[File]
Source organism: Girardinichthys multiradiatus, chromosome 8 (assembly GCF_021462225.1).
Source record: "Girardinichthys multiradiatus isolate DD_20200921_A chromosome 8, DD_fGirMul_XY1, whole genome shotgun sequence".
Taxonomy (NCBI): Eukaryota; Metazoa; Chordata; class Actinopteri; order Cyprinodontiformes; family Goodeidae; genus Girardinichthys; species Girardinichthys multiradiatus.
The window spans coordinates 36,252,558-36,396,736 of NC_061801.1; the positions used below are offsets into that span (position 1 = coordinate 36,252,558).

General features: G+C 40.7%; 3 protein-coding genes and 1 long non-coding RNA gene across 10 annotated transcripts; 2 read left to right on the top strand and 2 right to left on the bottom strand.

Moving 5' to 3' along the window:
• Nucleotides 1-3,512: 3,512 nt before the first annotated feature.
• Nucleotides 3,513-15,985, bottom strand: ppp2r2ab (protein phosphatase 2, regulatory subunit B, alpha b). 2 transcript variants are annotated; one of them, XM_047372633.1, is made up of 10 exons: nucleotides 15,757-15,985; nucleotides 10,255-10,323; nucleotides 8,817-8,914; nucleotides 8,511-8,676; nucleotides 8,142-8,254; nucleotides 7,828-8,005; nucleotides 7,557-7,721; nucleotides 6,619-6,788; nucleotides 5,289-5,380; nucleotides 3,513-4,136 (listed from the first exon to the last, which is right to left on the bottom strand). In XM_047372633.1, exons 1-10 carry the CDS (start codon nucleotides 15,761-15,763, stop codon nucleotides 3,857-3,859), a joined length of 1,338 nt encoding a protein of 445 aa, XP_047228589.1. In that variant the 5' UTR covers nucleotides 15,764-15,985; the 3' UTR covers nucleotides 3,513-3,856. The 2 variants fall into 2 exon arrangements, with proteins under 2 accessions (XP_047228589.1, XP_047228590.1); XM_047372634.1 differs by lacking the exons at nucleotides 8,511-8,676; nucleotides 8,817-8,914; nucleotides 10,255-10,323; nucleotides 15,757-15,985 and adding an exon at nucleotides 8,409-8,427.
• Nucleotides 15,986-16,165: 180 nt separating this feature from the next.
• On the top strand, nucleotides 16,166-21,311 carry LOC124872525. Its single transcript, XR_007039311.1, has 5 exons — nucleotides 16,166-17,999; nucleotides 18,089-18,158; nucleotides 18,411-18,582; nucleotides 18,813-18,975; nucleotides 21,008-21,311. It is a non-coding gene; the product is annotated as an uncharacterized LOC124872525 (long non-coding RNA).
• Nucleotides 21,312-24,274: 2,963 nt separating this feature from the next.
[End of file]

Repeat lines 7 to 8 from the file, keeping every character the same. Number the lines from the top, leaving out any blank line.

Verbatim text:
• Nucleotides 1-3,512: 3,512 nt before the first annotated feature.
• Nucleotides 3,513-15,985, bottom strand: ppp2r2ab (protein phosphatase 2, regulatory subunit B, alpha b). 2 transcript variants are annotated; one of them, XM_047372633.1, is made up of 10 exons: nucleotides 15,757-15,985; nucleotides 10,255-10,323; nucleotides 8,817-8,914; nucleotides 8,511-8,676; nucleotides 8,142-8,254; nucleotides 7,828-8,005; nucleotides 7,557-7,721; nucleotides 6,619-6,788; nucleotides 5,289-5,380; nucleotides 3,513-4,136 (listed from the first exon to the last, which is right to left on the bottom strand). In XM_047372633.1, exons 1-10 carry the CDS (start codon nucleotides 15,761-15,763, stop codon nucleotides 3,857-3,859), a joined length of 1,338 nt encoding a protein of 445 aa, XP_047228589.1. In that variant the 5' UTR covers nucleotides 15,764-15,985; the 3' UTR covers nucleotides 3,513-3,856. The 2 variants fall into 2 exon arrangements, with proteins under 2 accessions (XP_047228589.1, XP_047228590.1); XM_047372634.1 differs by lacking the exons at nucleotides 8,511-8,676; nucleotides 8,817-8,914; nucleotides 10,255-10,323; nucleotides 15,757-15,985 and adding an exon at nucleotides 8,409-8,427.